We’ve long lamented the dry spell of January releases that comes at the top of the year when all the awards contenders are in full campaign mode and studios can’t be bothered with what they have on the shelf. Most films during this time are approached with rightful trepidation, as the track record of successful, non-festival release films are aggressively mid at best. So you’d be right to approach “The Beekeeper” with caution and the nagging notion that it is a direct to video action flick of a past his prime action star. Thankfully (and certainly shockingly) “The Beekeeper” has much more going for it than you’d expect, and manages to rise above its early year theatrical slate and deliver a solid, entertaining, no holds barred action flick. This is some of Jason Statham’s best work in years, and David Ayer’s least self-indulgent film in recent memory. “The Beekeeper” is surprisingly entertaining even if it’s expectedly stupid, self aware enough to lean into its action tropes and deliver some truly gnarly, bonebreaking action against everyone’s favorite modern punching bag: tech bros.
Directed by Ayer (“Suicide Squad,” “Fury“) and written by Kurt Wimmer (“Equilibrium,” “Expend4bles,”) “The Beekeeper” follows Adam Clay, (Jason Statham) a retired special operative of a clandestine organization called The Beekeepers living a quiet life in the countryside. He spends he days literally tending to bees, renting out a barn on his neighbor’s land. Eloise Parker (Phylicia Rashad) is kind to Clay, and they share a special familial bond. When Eloise is the victim of a phishing scam that cleans out not just her accounts but the charity accounts she manages, she takes her own life. This of course brings Clay back into action, forced to take up his old life as a “beekeeper” operative and embark on a path of revenge. The further down he goes, the larger the web of lies and predators becomes, and he must unravel it all with the FBI hot on his trail as he continues to leave destruction in his wake seeking the top of the food chain. The film also stars Emmy Raver-Lampman, Jeremy Irons, Josh Hutchinson, Jemma Redgrave, and Minnie Driver for some inexplicable reason.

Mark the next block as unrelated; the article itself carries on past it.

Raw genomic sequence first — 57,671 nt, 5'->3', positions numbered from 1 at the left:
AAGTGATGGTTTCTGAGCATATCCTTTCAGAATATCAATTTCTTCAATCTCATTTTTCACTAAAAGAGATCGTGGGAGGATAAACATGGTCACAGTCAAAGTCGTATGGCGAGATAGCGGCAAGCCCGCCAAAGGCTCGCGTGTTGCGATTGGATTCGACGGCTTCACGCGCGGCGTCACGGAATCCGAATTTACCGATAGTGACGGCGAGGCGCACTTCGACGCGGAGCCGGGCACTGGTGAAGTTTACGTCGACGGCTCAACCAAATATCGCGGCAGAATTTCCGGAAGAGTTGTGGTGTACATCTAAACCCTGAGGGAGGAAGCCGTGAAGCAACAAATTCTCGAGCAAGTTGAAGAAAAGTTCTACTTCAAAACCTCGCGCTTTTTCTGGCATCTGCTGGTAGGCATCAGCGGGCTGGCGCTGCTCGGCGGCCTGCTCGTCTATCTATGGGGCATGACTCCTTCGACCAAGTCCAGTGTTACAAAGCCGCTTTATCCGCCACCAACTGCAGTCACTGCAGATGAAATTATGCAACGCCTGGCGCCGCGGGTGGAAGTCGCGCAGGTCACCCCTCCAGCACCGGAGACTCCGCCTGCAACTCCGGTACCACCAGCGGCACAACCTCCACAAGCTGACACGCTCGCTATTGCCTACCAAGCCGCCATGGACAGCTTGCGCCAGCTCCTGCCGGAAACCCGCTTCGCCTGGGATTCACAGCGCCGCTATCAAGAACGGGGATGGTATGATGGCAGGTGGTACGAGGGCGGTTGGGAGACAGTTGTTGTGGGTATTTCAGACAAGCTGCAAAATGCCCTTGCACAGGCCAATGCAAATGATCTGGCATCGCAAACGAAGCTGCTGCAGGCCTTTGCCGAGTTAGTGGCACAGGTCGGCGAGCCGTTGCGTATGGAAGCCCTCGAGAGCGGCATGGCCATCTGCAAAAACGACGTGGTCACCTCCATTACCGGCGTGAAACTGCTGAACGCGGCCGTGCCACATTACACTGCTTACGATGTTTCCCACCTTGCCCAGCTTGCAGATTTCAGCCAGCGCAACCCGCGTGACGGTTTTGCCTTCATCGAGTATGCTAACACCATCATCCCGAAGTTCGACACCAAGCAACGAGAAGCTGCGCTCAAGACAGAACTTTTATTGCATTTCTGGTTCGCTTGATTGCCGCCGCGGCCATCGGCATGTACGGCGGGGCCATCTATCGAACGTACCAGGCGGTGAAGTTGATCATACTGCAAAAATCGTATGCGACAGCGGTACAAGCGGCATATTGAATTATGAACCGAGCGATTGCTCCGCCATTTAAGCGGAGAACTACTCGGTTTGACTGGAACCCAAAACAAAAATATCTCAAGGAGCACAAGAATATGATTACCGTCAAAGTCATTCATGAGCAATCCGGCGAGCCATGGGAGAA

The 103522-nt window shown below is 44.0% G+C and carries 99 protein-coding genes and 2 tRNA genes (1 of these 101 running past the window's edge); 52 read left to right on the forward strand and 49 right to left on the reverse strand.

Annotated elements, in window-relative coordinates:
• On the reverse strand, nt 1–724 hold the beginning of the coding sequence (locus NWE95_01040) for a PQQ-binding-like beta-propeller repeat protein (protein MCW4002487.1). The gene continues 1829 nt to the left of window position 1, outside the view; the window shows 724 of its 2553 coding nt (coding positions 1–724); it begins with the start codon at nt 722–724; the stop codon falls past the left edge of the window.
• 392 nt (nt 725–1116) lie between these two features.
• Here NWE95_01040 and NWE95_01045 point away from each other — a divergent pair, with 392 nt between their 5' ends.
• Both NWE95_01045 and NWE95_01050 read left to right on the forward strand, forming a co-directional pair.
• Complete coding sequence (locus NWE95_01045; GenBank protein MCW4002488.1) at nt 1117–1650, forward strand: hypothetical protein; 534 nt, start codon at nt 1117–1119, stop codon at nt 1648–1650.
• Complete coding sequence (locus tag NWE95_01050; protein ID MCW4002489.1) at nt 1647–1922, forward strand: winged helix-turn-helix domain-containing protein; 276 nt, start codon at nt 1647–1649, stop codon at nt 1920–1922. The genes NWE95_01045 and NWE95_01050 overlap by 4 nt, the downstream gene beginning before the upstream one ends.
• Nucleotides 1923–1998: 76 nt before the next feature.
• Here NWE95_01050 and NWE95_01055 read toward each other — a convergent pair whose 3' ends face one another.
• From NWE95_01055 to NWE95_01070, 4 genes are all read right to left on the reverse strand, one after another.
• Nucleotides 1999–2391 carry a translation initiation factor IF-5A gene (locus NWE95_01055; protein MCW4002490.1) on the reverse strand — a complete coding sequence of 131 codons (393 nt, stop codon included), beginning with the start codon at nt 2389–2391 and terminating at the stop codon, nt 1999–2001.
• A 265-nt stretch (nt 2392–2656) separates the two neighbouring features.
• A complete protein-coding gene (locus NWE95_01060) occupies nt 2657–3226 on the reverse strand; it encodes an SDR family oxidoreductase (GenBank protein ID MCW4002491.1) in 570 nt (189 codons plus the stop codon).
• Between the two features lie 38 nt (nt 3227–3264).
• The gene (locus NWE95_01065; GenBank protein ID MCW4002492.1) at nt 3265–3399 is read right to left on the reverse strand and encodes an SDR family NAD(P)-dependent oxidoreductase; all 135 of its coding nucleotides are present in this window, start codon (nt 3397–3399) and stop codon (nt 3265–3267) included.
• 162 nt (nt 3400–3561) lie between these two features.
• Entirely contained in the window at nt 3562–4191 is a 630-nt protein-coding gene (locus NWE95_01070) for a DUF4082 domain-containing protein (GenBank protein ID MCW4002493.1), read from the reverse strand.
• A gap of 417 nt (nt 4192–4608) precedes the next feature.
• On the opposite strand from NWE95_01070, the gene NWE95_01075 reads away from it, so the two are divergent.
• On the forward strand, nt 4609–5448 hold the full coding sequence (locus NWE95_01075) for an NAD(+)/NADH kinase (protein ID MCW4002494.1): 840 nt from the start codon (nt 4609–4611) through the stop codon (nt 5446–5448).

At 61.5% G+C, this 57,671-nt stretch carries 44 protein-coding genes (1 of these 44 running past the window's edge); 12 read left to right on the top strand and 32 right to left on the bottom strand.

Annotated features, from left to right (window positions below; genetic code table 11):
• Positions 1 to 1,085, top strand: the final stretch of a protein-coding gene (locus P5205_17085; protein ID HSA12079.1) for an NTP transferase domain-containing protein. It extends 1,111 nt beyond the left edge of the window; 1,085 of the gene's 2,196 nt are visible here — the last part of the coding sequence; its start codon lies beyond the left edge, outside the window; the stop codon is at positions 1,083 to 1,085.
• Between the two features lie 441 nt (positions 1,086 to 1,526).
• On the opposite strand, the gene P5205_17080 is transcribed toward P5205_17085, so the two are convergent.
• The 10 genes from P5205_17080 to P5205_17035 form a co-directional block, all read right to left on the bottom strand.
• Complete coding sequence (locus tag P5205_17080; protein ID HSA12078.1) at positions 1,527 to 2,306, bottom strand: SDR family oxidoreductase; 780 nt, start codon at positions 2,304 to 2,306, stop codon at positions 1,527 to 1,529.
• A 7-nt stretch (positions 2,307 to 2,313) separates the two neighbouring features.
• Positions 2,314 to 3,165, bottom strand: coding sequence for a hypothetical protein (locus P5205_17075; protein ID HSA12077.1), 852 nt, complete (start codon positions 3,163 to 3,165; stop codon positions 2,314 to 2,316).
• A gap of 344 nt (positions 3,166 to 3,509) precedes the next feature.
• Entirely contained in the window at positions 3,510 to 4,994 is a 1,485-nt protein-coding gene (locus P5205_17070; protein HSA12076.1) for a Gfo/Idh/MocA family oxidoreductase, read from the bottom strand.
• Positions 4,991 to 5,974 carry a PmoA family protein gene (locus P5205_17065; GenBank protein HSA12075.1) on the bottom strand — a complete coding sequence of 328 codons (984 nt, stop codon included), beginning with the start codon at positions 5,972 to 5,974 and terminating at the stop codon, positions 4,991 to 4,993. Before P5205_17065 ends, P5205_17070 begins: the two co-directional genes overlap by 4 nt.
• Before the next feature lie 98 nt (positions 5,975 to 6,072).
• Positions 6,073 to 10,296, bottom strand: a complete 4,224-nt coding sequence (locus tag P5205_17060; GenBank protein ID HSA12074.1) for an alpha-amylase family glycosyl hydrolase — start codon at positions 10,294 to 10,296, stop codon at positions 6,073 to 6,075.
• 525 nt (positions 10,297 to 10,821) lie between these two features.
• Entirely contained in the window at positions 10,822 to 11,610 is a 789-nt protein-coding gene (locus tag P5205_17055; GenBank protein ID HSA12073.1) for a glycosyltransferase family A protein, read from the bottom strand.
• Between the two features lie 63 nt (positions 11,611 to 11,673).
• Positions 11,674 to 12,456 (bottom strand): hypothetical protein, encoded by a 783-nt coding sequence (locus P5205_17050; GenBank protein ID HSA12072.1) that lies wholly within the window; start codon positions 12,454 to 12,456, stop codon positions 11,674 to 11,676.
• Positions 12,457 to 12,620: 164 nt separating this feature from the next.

I’m sure there’s plenty that can be said about “The Beekeeper’s” underlying themes and subtext. The empathy of boomers vs gen Z in the face of ever evolving technology, the scathing critique of tech bros and narcissism paired with unwarranted power granted to their control over our lives with every new advance, the very reliance on technology as both the progression and destruction of our society, the need for complete disruption of the systems from those outside of it. Money, greed, power, corruption etc are all scattered about Wimmer’s script (and on brand in just about every way) and given some heft from the direction of Ayer who constantly wants to be taken seriously despite making shit like “Sabotage” and touting some 30 versions of his rightfully maligned “Suicide Squad” snafu. While all of that may be baked into this rather surface level action flick, that’s not why anyone comes to see “The Beekeeper.” No, we come to watch Statham kick ass and chew bubblegum, and thankfully this time he’s all out of bubblegum.